GENEVA.- The highly contagious Delta variant of COVID-19 reduced the effectiveness of vaccines against the disease by 40 percent, said Tedros Adhanom Ghebreyesus, head of the World Health Organization (WHO), urging that people to continue wearing face masks and respect distancing measures.
“Vaccines save lives, but they do not totally prevent the transmission of Covid-19,” explained Tedros, as the pandemic is wreaking havoc in Europe.
Last week, global cases rose 6 percent from the previous seven days, to reach a total of 3.6 million, of which two-thirds (2.4 million) were registered in Europe, the current epicenter of the pandemic, according to the data. published by WHO.
“There is data that suggests that before the arrival of the Delta variant, vaccines reduced the transmission of the virus by 60 percent but, with its appearance, they fell to 40 percent,” he said.
“We fear there is a misconception that vaccines have ended the pandemic, and that vaccinated people no longer need to take further precautions,” he added.
The WHO expert committee for the analysis of vaccines against COVID affirmed that the vaccination of children and adolescents can help in the fight against the pandemic, but is “less urgent” than the immunization of other risk groups.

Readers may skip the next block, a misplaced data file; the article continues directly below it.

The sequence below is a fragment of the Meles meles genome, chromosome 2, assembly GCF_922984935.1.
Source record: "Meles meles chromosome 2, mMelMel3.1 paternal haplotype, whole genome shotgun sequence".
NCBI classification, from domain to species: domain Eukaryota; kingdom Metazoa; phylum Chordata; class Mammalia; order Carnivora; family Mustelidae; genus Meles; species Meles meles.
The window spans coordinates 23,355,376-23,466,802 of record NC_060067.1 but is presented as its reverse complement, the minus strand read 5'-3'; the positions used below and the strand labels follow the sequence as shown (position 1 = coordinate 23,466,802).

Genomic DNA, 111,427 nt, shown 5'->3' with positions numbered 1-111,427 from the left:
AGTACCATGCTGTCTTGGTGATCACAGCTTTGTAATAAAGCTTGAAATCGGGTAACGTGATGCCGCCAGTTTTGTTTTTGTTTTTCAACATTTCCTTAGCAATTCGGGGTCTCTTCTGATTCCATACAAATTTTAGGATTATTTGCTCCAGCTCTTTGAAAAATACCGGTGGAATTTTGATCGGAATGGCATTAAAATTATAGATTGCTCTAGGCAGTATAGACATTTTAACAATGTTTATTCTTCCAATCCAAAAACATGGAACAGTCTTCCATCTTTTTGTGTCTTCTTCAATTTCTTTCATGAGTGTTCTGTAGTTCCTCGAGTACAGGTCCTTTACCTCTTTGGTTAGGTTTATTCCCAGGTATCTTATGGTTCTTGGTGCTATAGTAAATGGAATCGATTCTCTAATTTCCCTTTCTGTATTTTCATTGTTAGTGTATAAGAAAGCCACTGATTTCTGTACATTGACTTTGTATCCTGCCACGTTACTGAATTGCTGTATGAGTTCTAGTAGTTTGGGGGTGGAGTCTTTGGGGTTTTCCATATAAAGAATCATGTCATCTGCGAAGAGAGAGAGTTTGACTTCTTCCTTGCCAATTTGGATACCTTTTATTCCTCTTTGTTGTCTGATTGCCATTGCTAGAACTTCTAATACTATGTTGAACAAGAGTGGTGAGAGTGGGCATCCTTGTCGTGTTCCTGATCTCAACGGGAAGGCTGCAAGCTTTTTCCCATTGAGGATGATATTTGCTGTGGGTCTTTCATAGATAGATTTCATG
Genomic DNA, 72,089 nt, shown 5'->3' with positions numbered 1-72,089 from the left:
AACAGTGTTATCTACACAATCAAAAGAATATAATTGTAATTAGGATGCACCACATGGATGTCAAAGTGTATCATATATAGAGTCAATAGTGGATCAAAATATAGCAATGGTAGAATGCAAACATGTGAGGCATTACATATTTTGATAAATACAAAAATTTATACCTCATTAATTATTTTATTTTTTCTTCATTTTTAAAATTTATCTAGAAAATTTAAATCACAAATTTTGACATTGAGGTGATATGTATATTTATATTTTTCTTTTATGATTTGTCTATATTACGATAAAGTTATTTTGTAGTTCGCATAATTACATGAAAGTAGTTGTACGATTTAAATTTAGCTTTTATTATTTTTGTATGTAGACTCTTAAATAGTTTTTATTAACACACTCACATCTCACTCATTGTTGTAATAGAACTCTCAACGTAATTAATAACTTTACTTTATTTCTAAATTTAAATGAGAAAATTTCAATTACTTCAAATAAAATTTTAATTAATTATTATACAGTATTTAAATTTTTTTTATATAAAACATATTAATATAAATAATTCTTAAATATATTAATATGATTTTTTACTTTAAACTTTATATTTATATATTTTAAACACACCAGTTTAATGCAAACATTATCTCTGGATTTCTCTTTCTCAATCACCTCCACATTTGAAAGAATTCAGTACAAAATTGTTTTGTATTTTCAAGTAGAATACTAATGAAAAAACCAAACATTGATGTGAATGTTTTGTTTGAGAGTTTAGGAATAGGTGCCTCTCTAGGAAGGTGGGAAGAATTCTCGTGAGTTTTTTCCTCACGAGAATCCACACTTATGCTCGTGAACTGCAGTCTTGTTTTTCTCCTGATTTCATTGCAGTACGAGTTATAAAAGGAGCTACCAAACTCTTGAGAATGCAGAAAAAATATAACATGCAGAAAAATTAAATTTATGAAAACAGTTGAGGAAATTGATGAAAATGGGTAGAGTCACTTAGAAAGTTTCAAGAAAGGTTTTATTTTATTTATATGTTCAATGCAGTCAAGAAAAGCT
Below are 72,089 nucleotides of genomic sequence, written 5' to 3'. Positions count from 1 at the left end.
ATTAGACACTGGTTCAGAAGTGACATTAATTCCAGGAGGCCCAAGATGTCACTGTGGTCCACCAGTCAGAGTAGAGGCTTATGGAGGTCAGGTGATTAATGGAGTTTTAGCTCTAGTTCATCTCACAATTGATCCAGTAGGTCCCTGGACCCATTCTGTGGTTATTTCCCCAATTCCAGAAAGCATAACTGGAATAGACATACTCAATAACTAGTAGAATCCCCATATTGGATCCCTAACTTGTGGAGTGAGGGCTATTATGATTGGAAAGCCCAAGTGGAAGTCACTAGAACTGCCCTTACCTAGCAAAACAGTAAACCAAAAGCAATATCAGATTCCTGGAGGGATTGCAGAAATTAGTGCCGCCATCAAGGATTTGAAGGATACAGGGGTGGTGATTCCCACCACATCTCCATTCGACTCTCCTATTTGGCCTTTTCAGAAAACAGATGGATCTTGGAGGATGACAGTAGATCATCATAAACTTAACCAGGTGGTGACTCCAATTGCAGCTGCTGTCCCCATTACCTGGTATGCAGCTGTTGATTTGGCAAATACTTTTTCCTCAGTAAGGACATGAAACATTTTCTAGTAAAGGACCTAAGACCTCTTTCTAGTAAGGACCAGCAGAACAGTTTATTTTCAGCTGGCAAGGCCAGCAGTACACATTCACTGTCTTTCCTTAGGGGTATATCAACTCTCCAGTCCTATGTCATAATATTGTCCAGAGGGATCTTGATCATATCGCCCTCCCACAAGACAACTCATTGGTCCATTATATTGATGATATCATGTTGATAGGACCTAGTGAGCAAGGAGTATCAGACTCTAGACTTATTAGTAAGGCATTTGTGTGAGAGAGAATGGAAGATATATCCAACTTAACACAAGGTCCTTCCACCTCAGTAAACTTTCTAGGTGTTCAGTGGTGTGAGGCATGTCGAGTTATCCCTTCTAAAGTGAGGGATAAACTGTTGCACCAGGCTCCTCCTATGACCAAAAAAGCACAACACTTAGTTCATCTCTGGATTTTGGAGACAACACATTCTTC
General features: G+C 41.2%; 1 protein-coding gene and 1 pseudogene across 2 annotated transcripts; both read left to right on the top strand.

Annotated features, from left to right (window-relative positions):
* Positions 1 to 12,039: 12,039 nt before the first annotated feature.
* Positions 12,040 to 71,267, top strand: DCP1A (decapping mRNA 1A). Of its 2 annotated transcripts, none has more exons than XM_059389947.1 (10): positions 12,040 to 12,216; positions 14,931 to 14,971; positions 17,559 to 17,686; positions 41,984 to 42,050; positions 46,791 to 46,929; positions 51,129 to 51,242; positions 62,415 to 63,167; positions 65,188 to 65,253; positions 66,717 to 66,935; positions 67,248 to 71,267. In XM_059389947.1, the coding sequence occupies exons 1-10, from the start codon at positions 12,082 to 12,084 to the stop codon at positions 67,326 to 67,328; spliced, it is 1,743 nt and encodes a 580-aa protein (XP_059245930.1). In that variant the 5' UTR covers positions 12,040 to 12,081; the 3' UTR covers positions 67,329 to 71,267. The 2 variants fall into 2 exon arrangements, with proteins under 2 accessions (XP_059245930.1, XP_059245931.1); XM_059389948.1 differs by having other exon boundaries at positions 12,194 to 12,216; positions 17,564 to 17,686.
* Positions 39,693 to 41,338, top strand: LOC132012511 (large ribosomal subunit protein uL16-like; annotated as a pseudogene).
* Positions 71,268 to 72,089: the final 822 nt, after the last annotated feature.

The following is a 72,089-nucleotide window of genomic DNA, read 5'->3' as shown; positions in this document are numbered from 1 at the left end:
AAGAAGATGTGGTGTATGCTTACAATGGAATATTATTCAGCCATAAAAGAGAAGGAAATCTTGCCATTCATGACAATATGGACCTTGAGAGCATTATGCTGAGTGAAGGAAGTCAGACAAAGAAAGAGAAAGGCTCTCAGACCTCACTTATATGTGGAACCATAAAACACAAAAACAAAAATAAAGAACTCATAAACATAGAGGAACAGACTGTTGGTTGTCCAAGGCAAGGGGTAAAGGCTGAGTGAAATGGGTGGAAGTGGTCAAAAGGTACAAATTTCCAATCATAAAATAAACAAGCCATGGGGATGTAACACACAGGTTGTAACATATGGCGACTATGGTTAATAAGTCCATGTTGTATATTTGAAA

Since children and adolescents are at a lower risk of severe COVID-19, countries should prioritize sharing vaccine doses with the Covax program to bring urgently needed supplies to the poorest countries, said the WHO.
For its part, the European Center for Disease Prevention and Control warned of a “very high risk” for COVID in the coming weeks and advised administering the booster vaccine to all adults and, as a priority, to those over 40 years.
Russian President Vladimir Putin said he received an experimental nasal spray vaccine against the coronavirus three days after receiving his booster injection. Russia faces the highest spike in contagion and deaths since the start of the pandemic.
Putin received the locally made Sputnik V vaccine in the middle of the year. On Sunday he said that he received a booster dose of Sputnik Light and that he wanted to participate in the tests of Sputnik V in its nasal version.
Denis Logunov, deputy director of the Gamaleya Center, which has state funding and created Sputnik V, told Putin that the nasal vaccine is in the testing stage and is being studied “as always, with the staff members, supervising.”